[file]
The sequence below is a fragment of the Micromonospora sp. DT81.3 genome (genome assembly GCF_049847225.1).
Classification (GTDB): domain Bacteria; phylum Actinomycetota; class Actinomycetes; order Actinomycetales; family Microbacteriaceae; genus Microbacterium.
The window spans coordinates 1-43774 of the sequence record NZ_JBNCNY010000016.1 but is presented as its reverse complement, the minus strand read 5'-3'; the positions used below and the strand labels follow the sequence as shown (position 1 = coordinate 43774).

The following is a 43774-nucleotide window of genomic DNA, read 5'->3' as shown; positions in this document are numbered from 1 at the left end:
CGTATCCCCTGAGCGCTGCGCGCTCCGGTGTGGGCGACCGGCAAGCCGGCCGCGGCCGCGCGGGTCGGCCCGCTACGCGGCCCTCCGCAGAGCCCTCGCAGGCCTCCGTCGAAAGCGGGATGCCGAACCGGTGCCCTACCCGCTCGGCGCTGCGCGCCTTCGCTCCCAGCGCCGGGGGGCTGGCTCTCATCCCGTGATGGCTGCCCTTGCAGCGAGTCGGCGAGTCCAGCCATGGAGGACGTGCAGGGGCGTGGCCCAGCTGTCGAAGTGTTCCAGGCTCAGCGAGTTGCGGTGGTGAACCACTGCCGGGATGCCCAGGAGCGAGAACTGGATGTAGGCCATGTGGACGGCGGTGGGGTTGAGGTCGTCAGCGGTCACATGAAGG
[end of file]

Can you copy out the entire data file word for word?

The sequence below is a fragment of the Micromonospora sp. DT81.3 genome (genome assembly GCF_049847225.1).
Classification (GTDB): domain Bacteria; phylum Actinomycetota; class Actinomycetes; order Actinomycetales; family Microbacteriaceae; genus Microbacterium.
The window spans coordinates 1-43774 of the sequence record NZ_JBNCNY010000016.1 but is presented as its reverse complement, the minus strand read 5'-3'; the positions used below and the strand labels follow the sequence as shown (position 1 = coordinate 43774).

The following is a 43774-nucleotide window of genomic DNA, read 5'->3' as shown; positions in this document are numbered from 1 at the left end:
CGTATCCCCTGAGCGCTGCGCGCTCCGGTGTGGGCGACCGGCAAGCCGGCCGCGGCCGCGCGGGTCGGCCCGCTACGCGGCCCTCCGCAGAGCCCTCGCAGGCCTCCGTCGAAAGCGGGATGCCGAACCGGTGCCCTACCCGCTCGGCGCTGCGCGCCTTCGCTCCCAGCGCCGGGGGGCTGGCTCTCATCCCGTGATGGCTGCCCTTGCAGCGAGTCGGCGAGTCCAGCCATGGAGGACGTGCAGGGGCGTGGCCCAGCTGTCGAAGTGTTCCAGGCTCAGCGAGTTGCGGTGGTGAACCACTGCCGGGATGCCCAGGAGCGAGAACTGGATGTAGGCCATGTGGACGGCGGTGGGGTTGAGGTCGTCAGCGGTCACATGAAGG